An ancient imperial capital and eastern departure point of the Silk Road, Xi’an (formerly Chang’an) has long been an important crossroads for people from throughout China, Central Asia, and the Middle East, and thus a hub of diverse ethnic identities and religious beliefs. The central location of Xi'an in what is now the Shaanxi Province, near the confluence of the Wei and Feng Rivers, helps explain why the area was the site of several important imperial capitals for almost a millennium of Chinese history. The first unified Chinese empire, the Qin Dynasty (221-206 BC), had its capital just north of the current city, where the impressive tomb complex of the Qin emperors was discovered, famously containing more than 8000 terracotta statues spread over some 56 square kilometres.
The Qin were succeeded by the Han Dynasty (206 BC-220 AD), who began the construction of Chang’an. It was under the Han Emperor Wu Di (141-87 BC) that the first Chinese missions were sent to south-eastern Asia, central Asia and eventually even Rome, marking the beginnings of the Silk Road. Han Emperors substantially expanded the capital city, erecting many new palaces, but the glory of Chang'an came to an end in 24 AD with the collapse of the dynasty, and after looting and destruction, it subsequently fell to the status of simply a provincial city.
Chang'an was revived as the capital city in the 4th century AD, and witnessed a cultural florescence in part thanks to the fact that it became a centre of Buddhist learning. Several important Buddhist pilgrims and translators resided there in the early 5th century, among them Faxian, who travelled to India, and the scholar Kumarajiva. Following the accession of the Sui dynasty in 581 AD, the first Sui emperor decided to move the capital, and built an entirely new city just south of the original, on the exact location of modern Xi'an.
The city continued to be the principal capital of the Empire and entered the greatest period of its development under the Tang Dynasty (618-904), occupying some 84 square kilometres, with around one million inhabitants. The Tang period was noteworthy for the impact of Western products and fashions on Chinese elite culture, and the teeming markets of the capital played a significant role in the dissemination of such goods. Among the dominant figures in this era were Sogdian merchants from the region of Central Asia which encompasses today's Samarkand, who were vital agents in the transporting and trading of goods to China.
Under the Tang, the city was also a major religious centre, not only for Buddhism and Taoism but also for several religions which were relatively recent arrivals in China: Zoroastrianism, Nestorianism and Manichaeism. The most famous of all the Buddhist pilgrims, Xuanzang, brought copies of the Indian scriptures to the city, which he then translated. One of the few major Tang-era buildings left in Xi'an today is the Big Wild Goose (Dayan) Pagoda, first built in 652 AD, housing the library that Xuanzang collected. The current structure was re-built in 701-704; by climbing to its seventh story, which "rubs the blue sky's vault," a Tang poet Cen Shen felt he was able to "bypass the world's bounds".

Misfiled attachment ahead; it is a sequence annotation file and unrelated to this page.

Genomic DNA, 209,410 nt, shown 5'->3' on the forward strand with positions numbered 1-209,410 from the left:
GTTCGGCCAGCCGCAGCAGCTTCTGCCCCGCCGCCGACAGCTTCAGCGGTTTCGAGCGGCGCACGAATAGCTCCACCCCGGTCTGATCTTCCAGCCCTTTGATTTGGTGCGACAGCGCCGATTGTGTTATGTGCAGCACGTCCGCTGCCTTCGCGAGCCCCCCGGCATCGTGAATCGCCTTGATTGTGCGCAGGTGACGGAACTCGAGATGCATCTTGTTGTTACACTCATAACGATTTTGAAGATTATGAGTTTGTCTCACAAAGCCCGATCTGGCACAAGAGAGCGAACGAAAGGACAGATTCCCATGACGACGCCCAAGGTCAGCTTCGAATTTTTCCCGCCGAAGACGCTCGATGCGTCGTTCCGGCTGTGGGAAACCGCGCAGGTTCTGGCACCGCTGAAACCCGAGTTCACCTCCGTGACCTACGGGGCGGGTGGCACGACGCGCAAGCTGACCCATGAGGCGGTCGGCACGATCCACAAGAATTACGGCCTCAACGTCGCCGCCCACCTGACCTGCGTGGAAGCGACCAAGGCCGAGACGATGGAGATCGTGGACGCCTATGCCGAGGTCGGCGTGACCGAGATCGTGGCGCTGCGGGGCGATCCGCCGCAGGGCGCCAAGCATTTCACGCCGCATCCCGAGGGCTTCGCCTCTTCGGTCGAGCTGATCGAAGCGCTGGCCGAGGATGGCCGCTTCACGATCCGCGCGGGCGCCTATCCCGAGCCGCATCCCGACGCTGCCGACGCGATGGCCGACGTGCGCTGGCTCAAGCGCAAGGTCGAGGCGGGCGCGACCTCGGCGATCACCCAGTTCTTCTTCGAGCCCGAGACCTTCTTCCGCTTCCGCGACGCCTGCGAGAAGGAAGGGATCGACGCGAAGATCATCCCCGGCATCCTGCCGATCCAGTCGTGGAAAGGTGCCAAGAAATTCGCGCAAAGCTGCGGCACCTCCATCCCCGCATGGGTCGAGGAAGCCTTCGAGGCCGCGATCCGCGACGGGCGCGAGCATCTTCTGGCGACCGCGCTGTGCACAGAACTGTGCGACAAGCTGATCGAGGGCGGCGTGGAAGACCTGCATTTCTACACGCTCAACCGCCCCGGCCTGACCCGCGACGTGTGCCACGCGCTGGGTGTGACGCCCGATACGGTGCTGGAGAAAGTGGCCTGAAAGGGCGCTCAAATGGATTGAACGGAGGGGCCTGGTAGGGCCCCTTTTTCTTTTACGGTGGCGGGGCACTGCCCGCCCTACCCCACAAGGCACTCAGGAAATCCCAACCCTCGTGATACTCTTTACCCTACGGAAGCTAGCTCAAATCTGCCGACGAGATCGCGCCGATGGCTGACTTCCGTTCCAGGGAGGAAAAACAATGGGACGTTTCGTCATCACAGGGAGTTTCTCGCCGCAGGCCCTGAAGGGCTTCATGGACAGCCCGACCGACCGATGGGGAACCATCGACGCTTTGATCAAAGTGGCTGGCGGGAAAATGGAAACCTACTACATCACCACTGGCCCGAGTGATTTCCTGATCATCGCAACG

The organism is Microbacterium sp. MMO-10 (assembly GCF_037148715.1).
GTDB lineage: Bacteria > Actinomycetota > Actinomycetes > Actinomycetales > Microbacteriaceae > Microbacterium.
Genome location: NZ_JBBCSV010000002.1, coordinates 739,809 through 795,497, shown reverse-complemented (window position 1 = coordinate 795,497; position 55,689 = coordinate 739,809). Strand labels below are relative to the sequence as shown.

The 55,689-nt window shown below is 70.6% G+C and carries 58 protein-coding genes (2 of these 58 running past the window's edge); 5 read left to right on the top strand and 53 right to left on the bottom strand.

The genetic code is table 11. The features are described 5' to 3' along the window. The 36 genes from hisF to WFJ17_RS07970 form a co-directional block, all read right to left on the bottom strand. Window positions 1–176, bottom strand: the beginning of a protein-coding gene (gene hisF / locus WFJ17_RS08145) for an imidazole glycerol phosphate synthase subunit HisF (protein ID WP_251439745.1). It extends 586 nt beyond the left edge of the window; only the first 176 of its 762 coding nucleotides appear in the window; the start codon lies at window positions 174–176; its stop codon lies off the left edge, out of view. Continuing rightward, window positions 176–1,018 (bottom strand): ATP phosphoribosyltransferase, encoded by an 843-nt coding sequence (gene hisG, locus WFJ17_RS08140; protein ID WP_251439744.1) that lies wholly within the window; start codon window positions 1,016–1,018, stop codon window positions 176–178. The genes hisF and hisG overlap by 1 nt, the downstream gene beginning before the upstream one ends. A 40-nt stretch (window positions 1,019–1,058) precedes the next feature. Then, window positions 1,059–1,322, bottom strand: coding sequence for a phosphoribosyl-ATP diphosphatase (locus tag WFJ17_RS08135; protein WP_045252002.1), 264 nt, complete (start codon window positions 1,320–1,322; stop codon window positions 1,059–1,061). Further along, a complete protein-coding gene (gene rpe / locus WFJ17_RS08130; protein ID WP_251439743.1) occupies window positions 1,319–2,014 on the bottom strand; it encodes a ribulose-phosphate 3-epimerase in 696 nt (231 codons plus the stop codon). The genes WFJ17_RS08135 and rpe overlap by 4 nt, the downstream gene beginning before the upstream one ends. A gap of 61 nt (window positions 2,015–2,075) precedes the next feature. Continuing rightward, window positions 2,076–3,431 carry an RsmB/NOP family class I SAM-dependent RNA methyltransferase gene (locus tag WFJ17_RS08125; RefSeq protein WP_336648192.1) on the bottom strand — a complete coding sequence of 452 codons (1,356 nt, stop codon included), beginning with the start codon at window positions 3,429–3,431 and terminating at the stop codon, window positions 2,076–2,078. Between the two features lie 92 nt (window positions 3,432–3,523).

The Japanese pilgrim Enin was in Chang'an in 840 and noted that there were monks from the "Western Lands" (apparently India) in one of the several hundred monasteries there, who still did not know Chinese very well but presumably were helping with the interpretation of Sanskrit versions of the Buddhist texts. He later described South Indian, North Indian, Ceylonese, Kuchean (Kucha in the Tarim Basin), Korean and Japanese monks among the foreigners in the city. He goes on to note that there were four teeth of the Buddha in the city, three of them having come respectively from India, Khotan and Tibet and the fourth from heaven.
The spread of religions other than Buddhism under the Tang Dynasty can be documented fairly specifically. A stele (an inscribed stone pillar) erected in 781 relates the introduction of Nestorian Christianity as early as 635 AD by Syrian priests. The text and carvings exhibit a syncretism of Christian and Chinese traditions. Zoroastrianism received some impetus when the last of the Sassanian (Iranian) princes Firuz took refuge in China in the 670s, having fled the Arab invasions. Manichaeism also was connected with the arrival of Persians at the Tang court as early as 694 AD.
However this atmosphere of tolerance and religious pluralism broke down in the 9th century, and disorder and looting accompanied the last years of the Tang Dynasty, as its power weakened in the capital. With the collapse of the Tang at the beginning of the 10th century, Chang'an decayed rapidly. However, it continued to play a role in Western trade and experienced a revival under the Ming, beginning in the late 14th century.
Undoubtedly it was in the Ming period that the large Muslim community in Chang'an really took root and its members became largely Sinicized. Muslim merchants arrived in China much earlier both by sea through the ports of the South China coast and from Central Asia, but their full integration into Chinese society came later. Although first built in 742, the architecture visible today in Chang'an's Great Mosque (the Qingzhen Dasi) dates from the late Ming period, for example, its entrance gate was erected in 1600-1629. In its arrangement of courtyards and purely Chinese-style architecture, the mosque is visual evidence of the degree to which there was a syncretism of Islam and Chinese culture. The inscription on the "One God Pavilion" is the Muslim declaration of faith "God is One" rendered in Chinese characters. The mosque as we see it today is located in a Muslim quarter of Xi'an, not far from the location of the western market whose merchants played an important role in the continuing trade with the West throughout the Ming and Qing dynasties, along the Silk Roads to Inner Asia.